Interconnected regional electricity markets are often subject to asymmetric carbon policies with partial coverage for CO2 emissions. While the resulting problem of carbon leakage has been well studied, its mitigation has received relatively less attention. We devise a proactive carbon policy via a bi-level modelling approach by considering the impact of an emission cap that limits the cost of damage from a regional power market. In particular, a welfare-maximising policymaker sets the cap when facing profit-maximising producers and the damage costs from their emissions at two nodes. A partial-coverage policy could degrade maximised social welfare and increase total regional CO2 emissions with potential for carbon leakage due to a higher nodal price difference. A modified carbon policy that considers CO2 emissions from both nodes tightens the cap, which increases maximised social welfare and decreases total CO2 emissions vis-à-vis the partial-coverage policy, albeit at the cost of greater scope for carbon leakage as it causes nodal prices to diverge. As a compromise, an import-coverage policy, implemented by California, that counts only domestic and imported CO2 emissions could alleviate carbon leakage at the cost of lower maximised social welfare with higher total emissions vis-à-vis the modified-coverage policy.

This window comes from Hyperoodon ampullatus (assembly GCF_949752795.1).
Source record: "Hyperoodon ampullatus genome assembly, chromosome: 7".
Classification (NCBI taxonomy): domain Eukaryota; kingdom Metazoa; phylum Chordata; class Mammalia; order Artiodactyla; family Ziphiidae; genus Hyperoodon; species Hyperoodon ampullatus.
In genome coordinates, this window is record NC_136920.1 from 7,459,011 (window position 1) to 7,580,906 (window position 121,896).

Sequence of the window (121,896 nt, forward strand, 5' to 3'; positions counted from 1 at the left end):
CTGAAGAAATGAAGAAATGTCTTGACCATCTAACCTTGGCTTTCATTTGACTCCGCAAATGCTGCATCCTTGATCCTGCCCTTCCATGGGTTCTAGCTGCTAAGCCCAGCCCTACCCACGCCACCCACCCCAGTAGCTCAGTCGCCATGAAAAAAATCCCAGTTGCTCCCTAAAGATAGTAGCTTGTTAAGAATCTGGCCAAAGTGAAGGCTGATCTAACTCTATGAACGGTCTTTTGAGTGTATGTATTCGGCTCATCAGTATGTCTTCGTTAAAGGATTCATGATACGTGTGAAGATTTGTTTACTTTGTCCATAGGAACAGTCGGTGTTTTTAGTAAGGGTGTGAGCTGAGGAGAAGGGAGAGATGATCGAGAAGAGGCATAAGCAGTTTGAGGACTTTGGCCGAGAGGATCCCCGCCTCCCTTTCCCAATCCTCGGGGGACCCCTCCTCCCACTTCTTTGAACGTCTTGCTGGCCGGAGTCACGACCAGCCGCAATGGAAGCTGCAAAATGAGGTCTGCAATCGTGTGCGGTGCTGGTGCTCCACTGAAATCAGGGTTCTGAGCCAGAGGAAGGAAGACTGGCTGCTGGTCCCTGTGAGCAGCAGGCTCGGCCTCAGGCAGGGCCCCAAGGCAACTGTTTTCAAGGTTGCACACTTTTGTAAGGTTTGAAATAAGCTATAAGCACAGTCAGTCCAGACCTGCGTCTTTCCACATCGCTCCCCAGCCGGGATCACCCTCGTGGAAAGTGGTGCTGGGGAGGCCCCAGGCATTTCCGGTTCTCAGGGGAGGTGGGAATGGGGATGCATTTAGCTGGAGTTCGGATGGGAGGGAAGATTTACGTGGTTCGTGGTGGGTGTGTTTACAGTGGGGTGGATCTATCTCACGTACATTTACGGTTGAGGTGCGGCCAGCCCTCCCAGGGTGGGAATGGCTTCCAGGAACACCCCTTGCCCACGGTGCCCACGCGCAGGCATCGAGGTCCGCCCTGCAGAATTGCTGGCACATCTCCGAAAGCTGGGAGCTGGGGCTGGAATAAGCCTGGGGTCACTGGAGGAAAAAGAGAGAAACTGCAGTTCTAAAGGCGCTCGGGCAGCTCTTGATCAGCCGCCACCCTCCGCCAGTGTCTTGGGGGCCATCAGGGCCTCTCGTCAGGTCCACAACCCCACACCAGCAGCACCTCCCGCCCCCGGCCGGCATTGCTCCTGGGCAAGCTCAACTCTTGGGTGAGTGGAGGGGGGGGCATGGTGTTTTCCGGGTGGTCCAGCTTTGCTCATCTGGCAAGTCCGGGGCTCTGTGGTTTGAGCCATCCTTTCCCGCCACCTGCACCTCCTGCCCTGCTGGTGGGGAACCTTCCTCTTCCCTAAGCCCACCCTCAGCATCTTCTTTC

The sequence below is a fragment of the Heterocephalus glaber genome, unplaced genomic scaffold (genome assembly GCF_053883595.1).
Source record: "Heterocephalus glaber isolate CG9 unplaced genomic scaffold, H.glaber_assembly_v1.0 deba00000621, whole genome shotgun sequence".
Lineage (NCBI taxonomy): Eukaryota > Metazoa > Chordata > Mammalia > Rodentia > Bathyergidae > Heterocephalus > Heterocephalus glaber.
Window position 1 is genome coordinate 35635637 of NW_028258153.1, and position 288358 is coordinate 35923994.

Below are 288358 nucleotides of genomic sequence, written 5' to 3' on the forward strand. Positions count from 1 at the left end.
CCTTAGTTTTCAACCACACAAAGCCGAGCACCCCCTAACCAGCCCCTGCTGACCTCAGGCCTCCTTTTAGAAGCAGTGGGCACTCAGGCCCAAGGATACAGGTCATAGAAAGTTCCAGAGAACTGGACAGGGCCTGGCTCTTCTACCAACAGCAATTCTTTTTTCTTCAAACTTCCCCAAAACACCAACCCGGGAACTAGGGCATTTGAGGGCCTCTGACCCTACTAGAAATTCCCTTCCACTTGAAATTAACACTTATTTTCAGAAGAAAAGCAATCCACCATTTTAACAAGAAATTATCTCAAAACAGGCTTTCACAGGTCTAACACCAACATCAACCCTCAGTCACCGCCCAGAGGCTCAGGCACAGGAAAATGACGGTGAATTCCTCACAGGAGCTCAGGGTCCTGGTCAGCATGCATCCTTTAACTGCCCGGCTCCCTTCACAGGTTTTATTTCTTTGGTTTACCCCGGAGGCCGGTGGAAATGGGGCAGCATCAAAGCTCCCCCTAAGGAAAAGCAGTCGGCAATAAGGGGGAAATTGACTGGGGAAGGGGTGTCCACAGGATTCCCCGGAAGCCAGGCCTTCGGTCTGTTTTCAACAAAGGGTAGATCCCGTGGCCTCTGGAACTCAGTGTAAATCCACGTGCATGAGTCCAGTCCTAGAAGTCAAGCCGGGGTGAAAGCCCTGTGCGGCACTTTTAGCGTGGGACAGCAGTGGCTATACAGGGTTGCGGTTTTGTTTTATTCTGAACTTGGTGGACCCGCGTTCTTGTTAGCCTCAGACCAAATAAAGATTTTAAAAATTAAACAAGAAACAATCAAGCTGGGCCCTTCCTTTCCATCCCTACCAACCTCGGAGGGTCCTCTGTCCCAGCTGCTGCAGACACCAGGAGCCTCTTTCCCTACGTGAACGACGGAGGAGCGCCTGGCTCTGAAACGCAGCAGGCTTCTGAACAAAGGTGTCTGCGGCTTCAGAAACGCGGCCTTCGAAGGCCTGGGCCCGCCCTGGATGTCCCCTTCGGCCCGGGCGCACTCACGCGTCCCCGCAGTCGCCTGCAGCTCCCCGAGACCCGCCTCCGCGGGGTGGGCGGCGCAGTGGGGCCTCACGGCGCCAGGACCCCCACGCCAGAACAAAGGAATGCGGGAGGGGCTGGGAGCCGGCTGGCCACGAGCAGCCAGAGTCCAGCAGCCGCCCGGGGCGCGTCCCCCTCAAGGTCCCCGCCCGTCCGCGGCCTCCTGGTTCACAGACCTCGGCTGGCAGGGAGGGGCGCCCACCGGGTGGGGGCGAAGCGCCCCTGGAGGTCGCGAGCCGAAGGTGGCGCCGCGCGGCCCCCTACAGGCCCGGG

Višković, V., Chen, Y., Siddiqui, A., & Tanaka, M. (2019). Regional carbon policies in an interconnected power system: How expanded coverage could exacerbate emission leakage. Energy Policy, 134, . https://doi.org/10.1016/j.enpol.2019.110914